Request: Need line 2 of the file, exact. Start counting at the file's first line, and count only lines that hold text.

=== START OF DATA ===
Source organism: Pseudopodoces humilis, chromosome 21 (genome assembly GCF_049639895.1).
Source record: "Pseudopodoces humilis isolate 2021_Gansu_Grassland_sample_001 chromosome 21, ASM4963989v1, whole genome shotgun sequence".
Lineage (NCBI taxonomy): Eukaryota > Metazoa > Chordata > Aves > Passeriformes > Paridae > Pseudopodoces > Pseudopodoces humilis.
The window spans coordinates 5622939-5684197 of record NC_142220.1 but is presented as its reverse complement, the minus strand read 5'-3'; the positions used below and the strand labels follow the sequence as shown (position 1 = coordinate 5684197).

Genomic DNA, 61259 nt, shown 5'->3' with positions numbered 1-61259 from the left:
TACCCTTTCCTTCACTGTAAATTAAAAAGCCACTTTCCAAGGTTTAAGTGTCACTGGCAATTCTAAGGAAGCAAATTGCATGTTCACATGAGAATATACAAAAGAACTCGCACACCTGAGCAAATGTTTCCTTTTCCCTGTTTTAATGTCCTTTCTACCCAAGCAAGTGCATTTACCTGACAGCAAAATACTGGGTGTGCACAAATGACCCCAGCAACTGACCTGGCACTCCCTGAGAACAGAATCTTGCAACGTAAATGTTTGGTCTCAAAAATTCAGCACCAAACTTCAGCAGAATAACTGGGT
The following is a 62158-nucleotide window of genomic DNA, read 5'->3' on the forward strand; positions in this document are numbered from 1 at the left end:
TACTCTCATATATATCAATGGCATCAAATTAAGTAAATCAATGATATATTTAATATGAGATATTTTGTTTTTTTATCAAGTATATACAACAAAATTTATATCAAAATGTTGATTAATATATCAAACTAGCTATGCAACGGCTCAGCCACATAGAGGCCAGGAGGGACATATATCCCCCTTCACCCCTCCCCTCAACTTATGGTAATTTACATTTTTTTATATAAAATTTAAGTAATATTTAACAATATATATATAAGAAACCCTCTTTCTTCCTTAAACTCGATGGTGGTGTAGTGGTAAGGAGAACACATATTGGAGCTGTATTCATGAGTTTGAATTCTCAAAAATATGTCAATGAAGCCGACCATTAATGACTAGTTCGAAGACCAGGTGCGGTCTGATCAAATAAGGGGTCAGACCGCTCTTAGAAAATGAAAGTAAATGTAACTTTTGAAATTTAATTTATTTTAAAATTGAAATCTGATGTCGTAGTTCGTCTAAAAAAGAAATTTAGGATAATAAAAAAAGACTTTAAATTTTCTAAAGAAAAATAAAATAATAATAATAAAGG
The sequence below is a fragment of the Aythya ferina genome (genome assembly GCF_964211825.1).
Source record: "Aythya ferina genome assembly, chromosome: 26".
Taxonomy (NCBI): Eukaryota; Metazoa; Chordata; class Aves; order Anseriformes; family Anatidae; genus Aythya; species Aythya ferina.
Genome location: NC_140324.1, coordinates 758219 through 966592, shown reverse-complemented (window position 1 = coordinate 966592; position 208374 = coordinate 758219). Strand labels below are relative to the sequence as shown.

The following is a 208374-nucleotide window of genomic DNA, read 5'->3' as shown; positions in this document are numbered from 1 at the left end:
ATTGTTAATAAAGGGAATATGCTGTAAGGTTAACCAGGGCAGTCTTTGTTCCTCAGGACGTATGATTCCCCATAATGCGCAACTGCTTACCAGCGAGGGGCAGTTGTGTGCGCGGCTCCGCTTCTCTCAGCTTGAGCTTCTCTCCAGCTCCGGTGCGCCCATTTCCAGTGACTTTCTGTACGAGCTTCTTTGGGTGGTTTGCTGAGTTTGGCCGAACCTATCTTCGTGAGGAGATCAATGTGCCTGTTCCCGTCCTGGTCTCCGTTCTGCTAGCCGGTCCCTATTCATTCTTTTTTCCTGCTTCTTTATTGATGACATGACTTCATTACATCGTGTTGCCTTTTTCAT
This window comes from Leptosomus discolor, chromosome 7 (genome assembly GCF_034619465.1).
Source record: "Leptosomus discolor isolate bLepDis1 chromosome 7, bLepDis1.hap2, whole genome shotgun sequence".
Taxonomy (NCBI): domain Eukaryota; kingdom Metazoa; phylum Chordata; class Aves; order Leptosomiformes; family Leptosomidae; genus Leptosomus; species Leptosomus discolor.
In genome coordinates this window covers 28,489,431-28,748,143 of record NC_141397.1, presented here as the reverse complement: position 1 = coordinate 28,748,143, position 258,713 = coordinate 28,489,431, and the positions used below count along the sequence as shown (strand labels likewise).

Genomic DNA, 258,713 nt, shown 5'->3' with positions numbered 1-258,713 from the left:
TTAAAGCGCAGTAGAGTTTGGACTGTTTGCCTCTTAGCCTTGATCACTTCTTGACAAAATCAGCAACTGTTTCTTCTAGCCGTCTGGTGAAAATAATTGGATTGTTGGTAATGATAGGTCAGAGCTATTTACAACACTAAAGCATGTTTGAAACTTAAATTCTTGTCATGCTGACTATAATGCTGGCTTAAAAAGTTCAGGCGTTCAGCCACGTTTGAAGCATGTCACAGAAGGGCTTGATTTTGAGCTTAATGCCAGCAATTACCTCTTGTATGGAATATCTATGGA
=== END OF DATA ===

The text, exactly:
Source record: "Pseudopodoces humilis isolate 2021_Gansu_Grassland_sample_001 chromosome 21, ASM4963989v1, whole genome shotgun sequence".